Terrence Murphy (politician)

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Charles Terrence Murphy
CTMurphy.jpg
C. Terrence Murphy
Member of Parliament
for Sault Ste. Marie
In office
9 September 1968 – 1 September 1972
Preceded by first member
Succeeded by Cyril Symes
Personal details
Born 19 October 1926
Sault Ste. Marie, Ontario
Died 12 July 2008(2008-07-12) (aged 81)
Political party Liberal
Profession barrister and solicitor, lawyer

Charles Terrence "Terry" Murphy Q.C. (19 October 1926 – 12 July 2008) was a Canadian lawyer, politician and judge. Born in Sault Ste. Marie, Ontario Murphy was the eldest son of Charlie and Monica Murphy of John Street. He attended Holy Angels Catholic School and Sault Collegiate Institute (Class of 1943), and entered St. Peter's Seminary in London, Ontario. However, a year later he transferred to Assumption College at the University of Western Ontario, from which he graduated at the age of 19 with a BA (Hon) in philosophy. From there he went to Osgoode Hall Law School.

"I had no inclination to work with figures, so that ruled out maths and sciences - - it only left teaching and the law - - I chose the latter."[1]

Among his activities at some point during his time in Toronto, Murphy visited regularly with a friendly University of Toronto English professor for a beer and talk in the evening at the professor's home. Over twenty years later, when Murphy contacted the professor to see if he would be willing to make a presentation to the Liberal Party Caucus, the professor remembered Murphy's visits. But Marshall McLuhan, now internationally famous, said, "Ah, Terrence, times have changed. We can't talk for nothing any more." McLuhan's fee proved to be more than the Caucus was willing to pay.[2]

In 1949, at the age of 22, Murphy became the youngest person in Ontario to be called to the Bar. He returned to Sault Ste. Marie and spent seven years in partnership with George Majic, after which he established his own practice.

Murphy served a term as Alderman for the City of Sault Ste. Marie in 1965. He was elected in 1968 as a Liberal member of parliament representing the Sault Ste. Marie Electoral District, at which time he joined the firm of Fitzgerald, Kelleher and Kurisko.

While a member of parliament, Murphy served on the parliamentary justice committee. In 1970 he became the leader of the Canadian delegation representing Canada in the North Atlantic Assembly. The Assembly provided elected representatives from NATO countries with some insight into and oversight of the operation of NATO. He was named president of the North Atlantic Assembly in 1971, a position which required him to visit NATO countries and meet their ministers of defence. He also attended meetings of a group nicknamed "the Nine Wise Men", which had been formed to review NATO policy and organization. The group consisted of one representative from each of the NATO countries, including former Canadian Prime Minister Lester B. Pearson, and later West German Chancellor Helmut Schmidt.[3]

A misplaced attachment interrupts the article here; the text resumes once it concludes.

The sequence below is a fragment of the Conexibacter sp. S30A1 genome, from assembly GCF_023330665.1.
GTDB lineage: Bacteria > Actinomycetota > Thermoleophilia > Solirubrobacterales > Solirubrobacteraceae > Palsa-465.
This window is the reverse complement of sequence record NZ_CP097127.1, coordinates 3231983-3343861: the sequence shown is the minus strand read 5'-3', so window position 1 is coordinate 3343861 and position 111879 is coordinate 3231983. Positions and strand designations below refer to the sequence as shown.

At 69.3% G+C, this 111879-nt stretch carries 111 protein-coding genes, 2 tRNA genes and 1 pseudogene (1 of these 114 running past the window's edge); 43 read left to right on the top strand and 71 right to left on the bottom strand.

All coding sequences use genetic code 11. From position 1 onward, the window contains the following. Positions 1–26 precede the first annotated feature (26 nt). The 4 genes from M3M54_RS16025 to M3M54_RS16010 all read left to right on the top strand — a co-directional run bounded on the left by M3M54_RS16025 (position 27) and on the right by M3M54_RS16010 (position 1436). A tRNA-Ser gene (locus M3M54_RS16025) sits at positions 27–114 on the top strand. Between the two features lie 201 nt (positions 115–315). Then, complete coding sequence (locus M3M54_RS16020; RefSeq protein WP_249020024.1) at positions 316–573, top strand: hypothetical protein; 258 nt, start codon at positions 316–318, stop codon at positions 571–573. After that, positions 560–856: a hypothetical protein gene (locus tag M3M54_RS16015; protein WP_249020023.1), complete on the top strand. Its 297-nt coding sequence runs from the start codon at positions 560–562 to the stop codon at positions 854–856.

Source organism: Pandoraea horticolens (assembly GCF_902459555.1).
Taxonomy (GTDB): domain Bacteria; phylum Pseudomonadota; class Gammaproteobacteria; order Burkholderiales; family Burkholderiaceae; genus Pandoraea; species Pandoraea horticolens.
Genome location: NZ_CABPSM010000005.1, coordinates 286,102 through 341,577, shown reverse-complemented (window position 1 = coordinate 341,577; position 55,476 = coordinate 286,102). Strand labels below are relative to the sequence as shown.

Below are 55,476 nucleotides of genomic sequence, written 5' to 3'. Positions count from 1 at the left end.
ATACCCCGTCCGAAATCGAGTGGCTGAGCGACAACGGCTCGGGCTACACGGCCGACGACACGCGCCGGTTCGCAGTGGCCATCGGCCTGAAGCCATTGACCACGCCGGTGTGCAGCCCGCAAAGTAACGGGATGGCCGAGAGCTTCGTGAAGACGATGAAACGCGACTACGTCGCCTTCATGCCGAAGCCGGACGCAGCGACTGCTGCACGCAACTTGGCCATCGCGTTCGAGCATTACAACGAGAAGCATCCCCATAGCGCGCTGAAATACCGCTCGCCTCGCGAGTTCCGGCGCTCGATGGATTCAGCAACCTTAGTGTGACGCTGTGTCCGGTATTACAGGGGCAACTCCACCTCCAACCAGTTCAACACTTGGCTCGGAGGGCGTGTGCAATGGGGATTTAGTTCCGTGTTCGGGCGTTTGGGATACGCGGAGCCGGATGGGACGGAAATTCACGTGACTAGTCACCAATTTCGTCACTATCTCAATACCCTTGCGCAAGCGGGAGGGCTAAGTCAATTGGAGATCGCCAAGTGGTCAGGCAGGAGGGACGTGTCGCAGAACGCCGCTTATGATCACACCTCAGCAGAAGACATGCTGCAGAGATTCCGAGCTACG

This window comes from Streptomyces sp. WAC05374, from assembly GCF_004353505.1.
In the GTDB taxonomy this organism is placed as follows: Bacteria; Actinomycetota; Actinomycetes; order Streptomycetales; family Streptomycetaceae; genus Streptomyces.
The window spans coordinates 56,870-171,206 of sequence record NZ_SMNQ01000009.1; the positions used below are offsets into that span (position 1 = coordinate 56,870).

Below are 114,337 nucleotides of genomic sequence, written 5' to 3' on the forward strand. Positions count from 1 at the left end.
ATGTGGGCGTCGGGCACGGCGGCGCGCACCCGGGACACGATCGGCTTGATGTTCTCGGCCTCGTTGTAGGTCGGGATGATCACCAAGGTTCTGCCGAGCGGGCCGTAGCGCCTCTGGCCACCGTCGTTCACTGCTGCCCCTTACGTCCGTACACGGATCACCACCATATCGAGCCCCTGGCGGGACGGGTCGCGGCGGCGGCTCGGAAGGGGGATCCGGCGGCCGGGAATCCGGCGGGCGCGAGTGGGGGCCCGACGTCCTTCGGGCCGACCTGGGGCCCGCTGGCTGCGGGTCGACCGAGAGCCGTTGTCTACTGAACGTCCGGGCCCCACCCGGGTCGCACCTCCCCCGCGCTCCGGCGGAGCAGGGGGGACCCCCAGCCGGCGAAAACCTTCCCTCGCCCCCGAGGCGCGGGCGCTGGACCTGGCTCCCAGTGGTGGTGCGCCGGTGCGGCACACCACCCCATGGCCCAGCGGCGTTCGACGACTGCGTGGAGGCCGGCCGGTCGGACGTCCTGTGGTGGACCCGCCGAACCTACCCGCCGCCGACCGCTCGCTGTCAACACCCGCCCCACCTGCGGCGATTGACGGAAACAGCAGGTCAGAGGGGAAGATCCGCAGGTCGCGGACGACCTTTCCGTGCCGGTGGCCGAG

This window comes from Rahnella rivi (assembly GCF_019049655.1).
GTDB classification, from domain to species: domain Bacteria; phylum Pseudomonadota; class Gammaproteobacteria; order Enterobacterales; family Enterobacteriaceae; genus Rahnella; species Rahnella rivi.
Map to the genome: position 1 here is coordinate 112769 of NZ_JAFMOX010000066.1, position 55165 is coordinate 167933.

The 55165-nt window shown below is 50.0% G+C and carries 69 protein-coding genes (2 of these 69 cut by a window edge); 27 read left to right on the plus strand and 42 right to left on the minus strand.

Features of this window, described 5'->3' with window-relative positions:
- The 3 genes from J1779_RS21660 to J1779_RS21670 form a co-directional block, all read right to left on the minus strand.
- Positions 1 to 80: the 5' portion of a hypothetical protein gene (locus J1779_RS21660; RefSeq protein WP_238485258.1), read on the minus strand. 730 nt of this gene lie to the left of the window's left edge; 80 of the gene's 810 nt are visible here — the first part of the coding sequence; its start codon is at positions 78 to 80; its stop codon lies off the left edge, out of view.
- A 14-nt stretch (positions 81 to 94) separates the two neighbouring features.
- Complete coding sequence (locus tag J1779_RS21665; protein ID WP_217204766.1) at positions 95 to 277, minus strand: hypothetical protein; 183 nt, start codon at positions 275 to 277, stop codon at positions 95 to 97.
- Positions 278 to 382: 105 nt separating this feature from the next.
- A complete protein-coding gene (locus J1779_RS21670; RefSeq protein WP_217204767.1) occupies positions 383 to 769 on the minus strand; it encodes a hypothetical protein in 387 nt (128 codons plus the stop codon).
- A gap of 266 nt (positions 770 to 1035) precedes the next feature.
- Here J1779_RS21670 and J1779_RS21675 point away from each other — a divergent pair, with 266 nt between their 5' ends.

In October 1970, Liberal Prime Minister Pierre Trudeau proclaimed a state of "apprehended insurrection" under the War Measures Act in response to the kidnapping of British Trade Commissioner James Cross by Quebec separatists. Regulations under the act permitted arrest and detention without charge and banned the kidnappers' organization, the Front de libération du Québec(FLQ).[4] Murphy objected to what he considered to be an unjustifiable suppression of civil liberties and planned to vote against the government. Trudeau met with him and advised him that, if he voted against the government, he would not only be ejected from the Liberal caucus and barred from running for the party again, but his constituency would not receive any programmes or benefits from the government during the balance of his tenure in office. Murphy did not believe that his constituents should suffer as a result of his conscientious convictions, but would not support the government on the issue. He absented himself from the House during the key vote.[5]

Murphy returned to legal practice with the firm after his defeat in the 1972 federal election by New Democratic Party candidate Cyril Symes. He ran against Symes again in the 1979 election, but was again defeated.

In 1980 he was appointed Judge for the District of Sudbury/Manitoulin, becoming a judge of the Superior Court of Justice when the superior courts of the province were re-structured. He retired from the bench in 2000. Five years later, Murphy was formally acknowledged by the Advocates’ Society in the book Learned Friends as one of fifty of the finest advocates practising in Ontario from 1950 to 2000, who exemplified the very highest standards of advocacy and shaped the legal profession in the province.[6]

References[edit]

  1. ^ Hodge, Sandra, "Tribute paid to Sault lawyer/politician in landmark publication." Sault This Week, 12 October 2005, p. 10B
  2. ^ Personal recollection of C.T. Murphy to his eldest son, Sean Murphy.
  3. ^ Audiotape interview of C.T. Murphy (2006)
  4. ^ Smith, Denis, "The October Crisis." The Canadian Encyclopedia, Vol. II. Edmonton: Hurtig, 1985.
  5. ^ Personal recollections of C.T. Murphy to his eldest son, Sean Murphy. In his first account of the incident, Murphy said only that he planned to vote against the government, but the prime minister had told him something that had caused him to change his mind. It was in the second telling of the story to his son, some years later, that he explained what Trudeau had said, and why he responded as he did.
  6. ^ Batten, Jack, with the Advocates Society, Learned Friends: A Tribute to Fifty Remarkable Ontario Advocates, 1950-2000. Irwin Law, 2005

External links[edit]